Last week's news about Herceptin made quite a splash, and there are several reasons for that. The main one is the correct one: this is good news for breast cancer patients, and a real advance in the treatment of the disease. The other reasons for all the excitement may not be quite as justifiable, though. In short, while this is significant, it's a long way from a cure.
Herceptin (trastuzumab) is an antibody targeted to a growth factor receptor called HER2 (more background from a previous post here, and from Genentech here. Those are the short version and the long version, more or less). If the cancer doesn't express HER2, it will not respond to Herceptin. The more dependent the tumor is on HER2 for its growth, the better the antibody will work, which is a common theme among cancer therapies. (An extreme version is found with Iressa, where if the tumor doesn't have the rare mutation that makes it dependent on the drug's targets, it doesn't work at all).
So, how many breast cancers express HER2? There are several ways to assay that, and the numbers disagree a bit, but a bit under 20% seems like a reasonable answer. Put more harshly, for about 80% of breast cancer patients, herceptin is of little or no use. This has been proven quite thoroughly, but it's going to be hard to explain to patients who are newly diagnosed and want to know where that cure is that they've read about.
I haven't seen any headlines that have tried to explain that these results are good news for only a certain group of breast cancer sufferers. Many of the press reports get around to mentioning this eventually, although rarely in the first paragraphs - you wonder how many people are still reading when they get to the fine print. The fine print, in this case, would include the numbers that show a twelve per cent increase in disease-free survival after three years. That's big news in oncology, but isn't generally the kind of number that you makes you throw around the word "cure". I hope that some of the people in these news stories have been quoted out of context.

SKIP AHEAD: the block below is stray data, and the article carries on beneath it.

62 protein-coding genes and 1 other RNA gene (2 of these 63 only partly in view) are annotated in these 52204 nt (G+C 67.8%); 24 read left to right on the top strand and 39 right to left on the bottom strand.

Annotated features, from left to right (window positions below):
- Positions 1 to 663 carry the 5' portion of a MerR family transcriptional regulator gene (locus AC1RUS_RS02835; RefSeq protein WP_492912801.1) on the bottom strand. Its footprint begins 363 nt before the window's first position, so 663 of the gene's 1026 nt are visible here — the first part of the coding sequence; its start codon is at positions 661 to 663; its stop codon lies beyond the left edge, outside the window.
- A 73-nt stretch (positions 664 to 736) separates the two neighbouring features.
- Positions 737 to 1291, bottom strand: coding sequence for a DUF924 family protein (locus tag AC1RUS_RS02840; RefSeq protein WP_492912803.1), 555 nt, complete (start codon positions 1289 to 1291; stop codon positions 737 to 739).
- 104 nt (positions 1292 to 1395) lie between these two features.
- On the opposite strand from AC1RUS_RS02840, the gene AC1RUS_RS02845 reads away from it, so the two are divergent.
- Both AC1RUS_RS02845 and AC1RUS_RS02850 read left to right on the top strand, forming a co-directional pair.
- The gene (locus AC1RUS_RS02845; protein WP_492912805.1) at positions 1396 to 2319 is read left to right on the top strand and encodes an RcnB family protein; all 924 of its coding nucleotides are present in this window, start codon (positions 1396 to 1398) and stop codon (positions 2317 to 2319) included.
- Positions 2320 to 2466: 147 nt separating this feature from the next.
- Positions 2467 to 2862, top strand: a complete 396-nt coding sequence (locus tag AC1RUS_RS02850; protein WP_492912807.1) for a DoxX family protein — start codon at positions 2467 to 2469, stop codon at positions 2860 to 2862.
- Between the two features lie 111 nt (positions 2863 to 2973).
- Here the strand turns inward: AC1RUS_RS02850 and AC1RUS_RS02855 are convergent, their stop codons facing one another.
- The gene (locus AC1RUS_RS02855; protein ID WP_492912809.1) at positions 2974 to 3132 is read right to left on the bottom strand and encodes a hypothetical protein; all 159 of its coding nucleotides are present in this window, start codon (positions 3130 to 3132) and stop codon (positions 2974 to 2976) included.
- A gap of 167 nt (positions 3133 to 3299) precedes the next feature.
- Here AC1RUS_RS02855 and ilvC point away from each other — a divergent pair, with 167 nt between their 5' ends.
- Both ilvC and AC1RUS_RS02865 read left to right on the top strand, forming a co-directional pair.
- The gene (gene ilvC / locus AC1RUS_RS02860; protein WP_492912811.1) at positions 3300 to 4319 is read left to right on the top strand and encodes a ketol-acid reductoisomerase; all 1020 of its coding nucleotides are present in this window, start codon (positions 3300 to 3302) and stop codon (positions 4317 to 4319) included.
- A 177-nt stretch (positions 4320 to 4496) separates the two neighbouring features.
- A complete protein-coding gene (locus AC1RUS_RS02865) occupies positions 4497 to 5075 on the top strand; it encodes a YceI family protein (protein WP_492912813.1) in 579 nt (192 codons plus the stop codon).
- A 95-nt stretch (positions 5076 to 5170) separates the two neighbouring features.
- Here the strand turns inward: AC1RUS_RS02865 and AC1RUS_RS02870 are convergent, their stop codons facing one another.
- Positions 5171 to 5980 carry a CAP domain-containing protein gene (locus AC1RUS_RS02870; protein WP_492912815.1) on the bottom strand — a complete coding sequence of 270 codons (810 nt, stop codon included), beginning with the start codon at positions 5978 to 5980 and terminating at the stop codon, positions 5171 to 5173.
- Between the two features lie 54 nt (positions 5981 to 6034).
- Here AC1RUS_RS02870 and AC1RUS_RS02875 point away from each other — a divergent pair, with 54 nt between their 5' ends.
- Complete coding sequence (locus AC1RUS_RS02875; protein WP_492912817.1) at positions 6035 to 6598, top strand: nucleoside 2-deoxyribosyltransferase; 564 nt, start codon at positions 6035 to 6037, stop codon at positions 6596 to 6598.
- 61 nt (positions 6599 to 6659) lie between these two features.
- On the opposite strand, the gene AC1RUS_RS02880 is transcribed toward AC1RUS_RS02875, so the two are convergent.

It's true that by the time you add up the taxanes, the estrogen receptor ligands like Tamoxifen, the aromatase inhibitors, and the general advances in surgery and early detection, that breast cancer is a less fearsome disease than it was five (or ten, or twenty) years ago. But advances in this area get overhyped because - and I hate to bring this up - the disease itself is overhyped. Don't get me wrong - it's bad. But it's far from the worst.
The rate of breast cancer, like many other cancers, appears to be declining (PDF), measured both by incidence and by death rate. It's well behind that of lung cancer in the female population, which moved into first place nearly 20 years ago (see the graph on page 5 of this PDF), but it gets easily ten times the press, and surely generates ten times as much worry. Lungs, though, are not visible manifestations of femininity, and come with no cultural or political meaning attached. I'm sure that there's a ribbon color for lung cancer, although I don't know what it is, and I don't know when their Awareness Month might be. This is especially odd when you consider that most of the high incidence of lung cancer is from a completely avoidable cause. . .
(I see that Medpundit has a very similar take on this: "Don't sell the house" is her advice.)